Thursday, July 12

Storing Fruits and Veggies with out the use of plastic

Using real textiles to buy and possibly store our veggies and fruits in. We have a new learning curve because as a culture we have been using plastic bags for so long. Here are some tricks from Berkeley Farmers Market to help us learn how to take care of and not waste our food. According to the U.S. environmental protection agency, Americans throw away 31.6 million tons of food every year just because it goes bad in the home.  Because I am constantly a work in progress, my ideal would be to have three or four air tight shallow long containers that fit my fridge nicely ( preferably glass or stainless steel ). I hope you find this helpful.

HOW TO STORE FRUITS AND VEGETABLES, TIPS AND TRICKS TO EXTEND THE LIFE OF YOUR PRODUCE WITH OUT PLASTIC.


FRUIT

Apples ‐ 
store 
on 
a 
cool
 counter 
or 
shelf
 for
 up
 to 
two
 weeks.
 For 
longer
 storage 
in
 a

card board
 box 
in 
the 
fridge.

 
Citrus ‐ 
store 
in 
a
 cool
 place, 
with 
good
 air flow,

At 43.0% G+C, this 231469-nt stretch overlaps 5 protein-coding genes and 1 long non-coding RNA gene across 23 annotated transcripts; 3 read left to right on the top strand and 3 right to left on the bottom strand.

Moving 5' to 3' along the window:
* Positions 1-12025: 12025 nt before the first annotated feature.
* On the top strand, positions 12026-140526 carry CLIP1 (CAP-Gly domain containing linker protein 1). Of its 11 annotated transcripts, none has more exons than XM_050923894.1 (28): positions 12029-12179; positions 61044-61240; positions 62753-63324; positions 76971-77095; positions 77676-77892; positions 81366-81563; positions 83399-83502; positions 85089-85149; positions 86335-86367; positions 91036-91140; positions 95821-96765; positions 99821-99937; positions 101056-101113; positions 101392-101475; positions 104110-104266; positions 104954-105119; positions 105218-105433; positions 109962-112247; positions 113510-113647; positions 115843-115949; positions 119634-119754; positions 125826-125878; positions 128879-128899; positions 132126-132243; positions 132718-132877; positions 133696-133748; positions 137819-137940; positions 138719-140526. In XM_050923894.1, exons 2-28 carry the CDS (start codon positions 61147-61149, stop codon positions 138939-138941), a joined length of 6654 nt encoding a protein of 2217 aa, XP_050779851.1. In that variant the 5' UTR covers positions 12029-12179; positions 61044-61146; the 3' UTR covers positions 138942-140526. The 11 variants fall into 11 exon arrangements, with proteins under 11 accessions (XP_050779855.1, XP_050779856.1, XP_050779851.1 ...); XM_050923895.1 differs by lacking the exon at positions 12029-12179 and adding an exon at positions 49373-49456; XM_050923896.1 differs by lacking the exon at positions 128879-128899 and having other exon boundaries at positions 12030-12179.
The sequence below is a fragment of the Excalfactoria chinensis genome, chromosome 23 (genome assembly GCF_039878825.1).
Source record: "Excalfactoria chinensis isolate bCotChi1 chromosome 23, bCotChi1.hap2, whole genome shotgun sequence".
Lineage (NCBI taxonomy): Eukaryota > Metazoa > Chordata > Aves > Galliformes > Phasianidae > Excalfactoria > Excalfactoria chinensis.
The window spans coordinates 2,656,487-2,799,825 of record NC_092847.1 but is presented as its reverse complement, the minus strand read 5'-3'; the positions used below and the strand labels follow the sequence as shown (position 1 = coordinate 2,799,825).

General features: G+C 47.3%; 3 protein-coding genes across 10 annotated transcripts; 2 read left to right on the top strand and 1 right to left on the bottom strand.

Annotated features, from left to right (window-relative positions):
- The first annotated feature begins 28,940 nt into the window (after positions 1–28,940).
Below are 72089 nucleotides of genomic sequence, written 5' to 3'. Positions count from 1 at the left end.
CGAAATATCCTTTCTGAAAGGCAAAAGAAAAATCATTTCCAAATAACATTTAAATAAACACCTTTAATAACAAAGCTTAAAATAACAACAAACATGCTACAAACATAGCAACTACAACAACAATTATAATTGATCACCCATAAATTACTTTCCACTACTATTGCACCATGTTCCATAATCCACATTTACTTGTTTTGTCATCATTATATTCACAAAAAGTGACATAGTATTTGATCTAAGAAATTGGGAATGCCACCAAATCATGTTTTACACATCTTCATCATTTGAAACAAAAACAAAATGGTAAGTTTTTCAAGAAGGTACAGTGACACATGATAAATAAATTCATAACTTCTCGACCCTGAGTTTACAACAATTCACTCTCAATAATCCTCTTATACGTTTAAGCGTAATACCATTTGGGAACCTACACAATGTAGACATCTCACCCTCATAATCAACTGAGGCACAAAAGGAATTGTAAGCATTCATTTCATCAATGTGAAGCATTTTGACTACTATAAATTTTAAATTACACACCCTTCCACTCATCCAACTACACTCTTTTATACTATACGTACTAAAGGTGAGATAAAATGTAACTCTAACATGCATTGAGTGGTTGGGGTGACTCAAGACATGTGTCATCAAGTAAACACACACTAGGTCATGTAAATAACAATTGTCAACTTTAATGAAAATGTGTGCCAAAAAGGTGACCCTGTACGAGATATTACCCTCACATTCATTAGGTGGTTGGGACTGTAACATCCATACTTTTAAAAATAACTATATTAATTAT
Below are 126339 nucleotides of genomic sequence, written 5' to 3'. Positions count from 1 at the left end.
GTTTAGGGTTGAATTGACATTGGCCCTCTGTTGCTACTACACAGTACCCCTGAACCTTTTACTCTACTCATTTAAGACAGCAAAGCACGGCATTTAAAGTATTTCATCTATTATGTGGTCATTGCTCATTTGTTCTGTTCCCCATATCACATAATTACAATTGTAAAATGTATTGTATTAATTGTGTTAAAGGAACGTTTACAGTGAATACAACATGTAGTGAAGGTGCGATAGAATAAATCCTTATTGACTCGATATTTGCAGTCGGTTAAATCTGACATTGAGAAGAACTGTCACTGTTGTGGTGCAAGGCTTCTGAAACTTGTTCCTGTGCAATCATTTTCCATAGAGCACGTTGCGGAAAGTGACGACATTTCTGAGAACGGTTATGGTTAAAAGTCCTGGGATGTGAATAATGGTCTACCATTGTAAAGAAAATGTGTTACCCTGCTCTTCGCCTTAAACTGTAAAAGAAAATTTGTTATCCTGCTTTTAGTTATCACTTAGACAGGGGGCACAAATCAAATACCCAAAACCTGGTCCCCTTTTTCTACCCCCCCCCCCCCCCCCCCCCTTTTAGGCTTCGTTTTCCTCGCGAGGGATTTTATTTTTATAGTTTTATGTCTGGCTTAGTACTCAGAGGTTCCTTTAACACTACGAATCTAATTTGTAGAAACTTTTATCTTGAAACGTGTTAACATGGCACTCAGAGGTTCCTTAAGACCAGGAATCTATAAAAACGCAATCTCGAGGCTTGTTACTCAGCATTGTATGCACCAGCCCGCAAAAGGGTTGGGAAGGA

never 
in 
an
 air‐tight
 container.
 
Apricots ‐ 
on 
a
 cool
 counter 
to
p at room 
temperature 
or 
fridge 
if 
fully 
ripe
. 
Cherries ‐ store 
in 
an 
air tight 
container.
 Don’t
 wash
 cherries 
until 
ready
 to
 eat,
 any 
added
 moisture 
encourages 
mold.
 Berries­
 Don’t
 forget,
 they’re 
fragile.
 When 
storing
 be
 careful
 not 
to 
stack 
too 
many
 high,
 a
 single 
layer
 if
 possible.
 A 
paper
 bag
 works
 well,
 only
 wash
 before
 you
 plan 
on 
eating
 them.

 
Dates ‐ dryer
 dates
 ( like 
Deglet
 Noor )
 are 
fine 
stored 
out
 on 
the 
counter 
in
 a 
bowl
 or 
the
 
paper 
bag
 they 
were 
bought 
in.

 Moist
 dates 
( like 
Medjool ) 
need
 a
 bit 
of 
refrigeration 
if
 they’re 
going
 to 
be 
stored
 over 
a 
week, 
either 
in 
cloth 
or 
a 
paper 
bag ‐
 as 
long
 as 
it’s
 porous
to 
keeping 
the
 moisture 
away 
from
 the 
skin 
of
 the
 dates.

Figs ‐ 
Don’t 
like 
humidity,
 so,
 no 
closed 
containers. 
A 
paper 
bag 
works 
to
 absorb 
excess
 moisture, 
but
 a
 plate
 works
 best 
in 
the 
fridge 
up 
to 
a
 week
 un‐stacked.

Melons ‐
 uncut 
in 
a 
cool 
dry 
place,
 out 
of 
the 
sun 
up
 to 
a 
couple
 weeks.
 Cut
 melons 
should 
be
 in the 
fridge,
 an 
open
 container
 is
 fine.

Nectarines ‐ 
( similar 
to 
apricots ) 
store 
in 
the 
fridge 
is 
okay 
if 
ripe, 
but
 best 
taken
 out
 a 
day
 or 
two 
be fore 
you 
plan 
on